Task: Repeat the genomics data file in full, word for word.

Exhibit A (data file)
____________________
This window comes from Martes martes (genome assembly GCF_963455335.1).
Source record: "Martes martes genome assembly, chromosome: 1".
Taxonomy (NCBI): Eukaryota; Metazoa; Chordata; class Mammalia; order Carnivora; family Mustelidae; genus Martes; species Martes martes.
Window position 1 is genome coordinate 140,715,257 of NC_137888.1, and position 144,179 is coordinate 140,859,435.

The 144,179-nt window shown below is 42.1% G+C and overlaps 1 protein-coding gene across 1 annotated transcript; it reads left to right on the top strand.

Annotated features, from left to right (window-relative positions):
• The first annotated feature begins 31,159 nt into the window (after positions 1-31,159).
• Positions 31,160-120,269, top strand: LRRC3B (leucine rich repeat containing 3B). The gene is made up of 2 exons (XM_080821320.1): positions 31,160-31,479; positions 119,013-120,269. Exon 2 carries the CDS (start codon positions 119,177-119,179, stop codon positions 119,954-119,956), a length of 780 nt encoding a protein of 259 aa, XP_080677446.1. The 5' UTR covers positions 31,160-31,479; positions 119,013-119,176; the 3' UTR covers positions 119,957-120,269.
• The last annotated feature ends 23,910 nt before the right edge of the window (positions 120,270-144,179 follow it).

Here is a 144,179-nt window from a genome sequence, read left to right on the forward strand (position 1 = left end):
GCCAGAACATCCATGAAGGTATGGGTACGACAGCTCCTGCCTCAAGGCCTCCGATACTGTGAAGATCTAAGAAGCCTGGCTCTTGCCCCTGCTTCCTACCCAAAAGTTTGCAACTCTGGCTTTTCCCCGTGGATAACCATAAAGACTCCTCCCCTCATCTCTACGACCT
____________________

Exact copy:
This window comes from Martes martes (genome assembly GCF_963455335.1).
Source record: "Martes martes genome assembly, chromosome: 1".
Taxonomy (NCBI): Eukaryota; Metazoa; Chordata; class Mammalia; order Carnivora; family Mustelidae; genus Martes; species Martes martes.
Window position 1 is genome coordinate 140,715,257 of NC_137888.1, and position 144,179 is coordinate 140,859,435.

The 144,179-nt window shown below is 42.1% G+C and overlaps 1 protein-coding gene across 1 annotated transcript; it reads left to right on the top strand.

Annotated features, from left to right (window-relative positions):
• The first annotated feature begins 31,159 nt into the window (after positions 1-31,159).
• Positions 31,160-120,269, top strand: LRRC3B (leucine rich repeat containing 3B). The gene is made up of 2 exons (XM_080821320.1): positions 31,160-31,479; positions 119,013-120,269. Exon 2 carries the CDS (start codon positions 119,177-119,179, stop codon positions 119,954-119,956), a length of 780 nt encoding a protein of 259 aa, XP_080677446.1. The 5' UTR covers positions 31,160-31,479; positions 119,013-119,176; the 3' UTR covers positions 119,957-120,269.
• The last annotated feature ends 23,910 nt before the right edge of the window (positions 120,270-144,179 follow it).

Here is a 144,179-nt window from a genome sequence, read left to right on the forward strand (position 1 = left end):
GCCAGAACATCCATGAAGGTATGGGTACGACAGCTCCTGCCTCAAGGCCTCCGATACTGTGAAGATCTAAGAAGCCTGGCTCTTGCCCCTGCTTCCTACCCAAAAGTTTGCAACTCTGGCTTTTCCCCGTGGATAACCATAAAGACTCCTCCCCTCATCTCTACGACCT